This week was a pretty rough week to be a mom. Mom-wise, had I been measured on my performance over the last seven days, I would have fallen somewhere between “raging wreck” and “why bother?”
Having recently moved into a job that temporarily involves an 1.5 hour commute on both ends, the routine at home has taken a slight shift. And by slight shift, I mean its been whacked over the head and dragged through the streets of suburbia all the way into downtown Toronto.
Last week, despite my best efforts, I just couldn’t do anything right. Thanks to traffic, I was up and out of the house by 6:20am, leaving work at 4pm and barely pulling in before 6pm to pick up my daughter from daycare. I was too tired at night to prep dinner for the following days which meant leftovers, frozen dinners and one spontaneous pizza night which followed my being $8 late to pick up my daughter form daycare. Sorry, I meant 4 minutes late but since they charge lagging parents by the minute, it’s practically the same thing.
This would have been manageable had I not also faced some of the worse toddler meltdowns in the history of toddler meltdowns. From not wanting to eat, or bath or sleep, to having to be wrestled into her car seat one morning following 30 minutes of systematically putting on and then removing every item of clothing I chose for her (and refusing to choose for herself). That morning I hit my limit. Every parent has one, and while triggers and expression will vary, it’s essentially the extent to which you can be pushed by your child before you ultimately lose your shit. I threw her toothbrush, socks and shoes into the front seat of the car (I’d managed to squeeze her into clothing by that point) and took off to daycare wondering what the hell I was doing wrong.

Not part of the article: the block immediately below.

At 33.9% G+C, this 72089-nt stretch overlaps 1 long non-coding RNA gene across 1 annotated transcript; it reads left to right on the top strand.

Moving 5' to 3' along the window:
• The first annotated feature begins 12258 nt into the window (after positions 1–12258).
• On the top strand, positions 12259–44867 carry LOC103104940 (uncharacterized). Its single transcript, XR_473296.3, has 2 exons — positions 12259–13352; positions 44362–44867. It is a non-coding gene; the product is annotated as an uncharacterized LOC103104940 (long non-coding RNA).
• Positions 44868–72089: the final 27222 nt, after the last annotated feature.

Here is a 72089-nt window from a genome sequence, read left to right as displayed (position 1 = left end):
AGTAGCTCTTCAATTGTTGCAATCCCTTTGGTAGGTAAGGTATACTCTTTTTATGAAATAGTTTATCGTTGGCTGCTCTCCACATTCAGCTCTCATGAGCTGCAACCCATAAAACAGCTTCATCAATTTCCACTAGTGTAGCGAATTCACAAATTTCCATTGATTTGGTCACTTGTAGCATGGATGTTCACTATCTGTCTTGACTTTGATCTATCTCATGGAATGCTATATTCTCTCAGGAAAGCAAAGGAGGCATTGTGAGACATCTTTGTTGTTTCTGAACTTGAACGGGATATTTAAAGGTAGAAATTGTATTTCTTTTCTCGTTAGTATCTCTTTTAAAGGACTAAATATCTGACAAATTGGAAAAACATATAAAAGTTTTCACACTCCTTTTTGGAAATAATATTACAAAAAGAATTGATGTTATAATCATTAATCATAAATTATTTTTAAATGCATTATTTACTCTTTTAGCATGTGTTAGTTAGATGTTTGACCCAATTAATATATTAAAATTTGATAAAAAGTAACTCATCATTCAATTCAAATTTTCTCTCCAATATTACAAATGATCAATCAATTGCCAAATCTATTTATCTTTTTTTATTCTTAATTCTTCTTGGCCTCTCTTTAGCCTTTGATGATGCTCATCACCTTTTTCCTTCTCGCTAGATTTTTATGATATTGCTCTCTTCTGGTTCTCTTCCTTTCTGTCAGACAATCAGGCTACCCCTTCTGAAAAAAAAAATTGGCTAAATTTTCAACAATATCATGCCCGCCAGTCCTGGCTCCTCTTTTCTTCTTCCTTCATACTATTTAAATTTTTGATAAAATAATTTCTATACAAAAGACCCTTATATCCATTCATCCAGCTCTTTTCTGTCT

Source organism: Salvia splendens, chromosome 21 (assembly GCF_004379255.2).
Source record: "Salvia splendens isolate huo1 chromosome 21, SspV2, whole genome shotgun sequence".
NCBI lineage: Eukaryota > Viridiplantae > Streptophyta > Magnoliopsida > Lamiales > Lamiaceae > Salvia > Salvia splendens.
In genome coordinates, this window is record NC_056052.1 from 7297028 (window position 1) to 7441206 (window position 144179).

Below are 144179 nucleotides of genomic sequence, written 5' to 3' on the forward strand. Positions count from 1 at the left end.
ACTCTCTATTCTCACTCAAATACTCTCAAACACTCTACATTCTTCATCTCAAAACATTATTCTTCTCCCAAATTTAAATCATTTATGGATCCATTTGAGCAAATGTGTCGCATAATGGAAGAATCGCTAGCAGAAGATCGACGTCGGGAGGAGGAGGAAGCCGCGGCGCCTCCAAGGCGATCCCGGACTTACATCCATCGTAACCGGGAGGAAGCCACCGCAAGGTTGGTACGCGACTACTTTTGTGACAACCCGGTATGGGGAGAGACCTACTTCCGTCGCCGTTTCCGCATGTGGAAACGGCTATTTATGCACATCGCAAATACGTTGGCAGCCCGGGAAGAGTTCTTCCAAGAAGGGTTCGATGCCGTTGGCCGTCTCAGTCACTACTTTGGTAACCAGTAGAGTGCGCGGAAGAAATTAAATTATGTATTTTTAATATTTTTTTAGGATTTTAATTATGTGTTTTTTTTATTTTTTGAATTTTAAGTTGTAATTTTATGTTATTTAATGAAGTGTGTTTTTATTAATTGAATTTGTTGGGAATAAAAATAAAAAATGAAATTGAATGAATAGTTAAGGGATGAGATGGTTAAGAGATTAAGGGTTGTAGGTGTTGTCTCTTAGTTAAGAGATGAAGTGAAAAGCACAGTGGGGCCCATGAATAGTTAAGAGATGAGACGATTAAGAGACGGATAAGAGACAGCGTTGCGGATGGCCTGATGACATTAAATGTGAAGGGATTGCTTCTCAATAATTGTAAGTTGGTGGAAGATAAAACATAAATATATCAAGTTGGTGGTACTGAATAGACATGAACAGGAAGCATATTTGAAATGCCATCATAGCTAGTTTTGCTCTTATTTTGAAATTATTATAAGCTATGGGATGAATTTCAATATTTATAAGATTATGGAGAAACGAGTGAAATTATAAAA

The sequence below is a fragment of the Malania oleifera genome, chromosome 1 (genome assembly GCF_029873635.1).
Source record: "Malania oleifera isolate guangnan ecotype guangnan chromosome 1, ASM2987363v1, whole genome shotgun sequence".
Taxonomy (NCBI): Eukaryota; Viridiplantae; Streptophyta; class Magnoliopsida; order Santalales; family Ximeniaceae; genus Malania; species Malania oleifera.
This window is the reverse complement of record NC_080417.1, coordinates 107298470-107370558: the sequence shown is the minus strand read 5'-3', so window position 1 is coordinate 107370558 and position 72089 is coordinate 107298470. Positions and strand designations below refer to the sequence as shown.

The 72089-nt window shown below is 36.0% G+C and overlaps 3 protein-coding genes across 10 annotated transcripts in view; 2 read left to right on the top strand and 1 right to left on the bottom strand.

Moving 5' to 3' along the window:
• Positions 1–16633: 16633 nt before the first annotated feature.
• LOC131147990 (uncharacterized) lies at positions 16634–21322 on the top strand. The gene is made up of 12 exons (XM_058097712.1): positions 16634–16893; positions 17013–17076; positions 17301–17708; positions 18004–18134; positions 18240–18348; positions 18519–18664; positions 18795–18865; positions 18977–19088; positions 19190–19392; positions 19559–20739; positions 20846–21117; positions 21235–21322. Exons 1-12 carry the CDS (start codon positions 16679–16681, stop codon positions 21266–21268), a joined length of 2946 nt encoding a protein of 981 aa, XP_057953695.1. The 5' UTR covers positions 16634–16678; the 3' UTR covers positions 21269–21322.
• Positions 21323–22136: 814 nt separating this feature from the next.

The next day, we were munching on our pizza and I, someone who normally makes a sincere effort to prep healthy meals for the family, was overcome with tremendous guilt. I felt guilty for being an absentee parent and incapable of balancing what other working moms seem to have mastered in their sleep.
There I was sitting across from my beautiful daughter, who was happily digging into her cheese pizza as if she’d won the dinner jackpot feeling like a complete failure as a mother. AND wife (my husband and I were like ships passing in the night, one filled with chores, clean up and packing for the upcoming move). AND human being. Workouts became rare, friends and family were being neglected, and I hadn’t dried my hair in days. When was I supposed to do it all?
Eyes cast to the floor, I barely heard the woman in line ask my daughter if she was enjoying her pizza. While my daughter offered her a coy smile in response, I immediately offered up the obligatory I-dont-give-my-daughter-take-out-on-a-regular-basis excuse that “mommy was late picking her up from daycare, so now it’s pizza day” and waited for the look of judgement I was sure would follow. But it never came. Instead the woman looked at me boldly and said “Mommies all just do the best we can, and sometimes that means pizza.”
I could have cried. This woman who I had never meant had entered my village and said the one thing I needed to hear at that exact point in time. The funny thing is, had anyone else said it, I may have brushed them off, but there’s something about having a stranger reach out and reassure you that you’re doing OK that feels a little more sincere. Maybe because it’s unsolicited, maybe it’s because strangers have no obligation to coddle you even when you’re legitimately screwing the fuck up. Maybe it was just good timing and a friendly face who happened to be in the right spot, at the right time. I left the pizza place, smeared with tomato from cute toddler hands smudging my clothes, feeling reassured that I wasn’t on a fast track to worst mother of the year award. I also left thinking about how if it takes a village to raise a child, how lucky I was that at that very moment, she’d stepped into mine.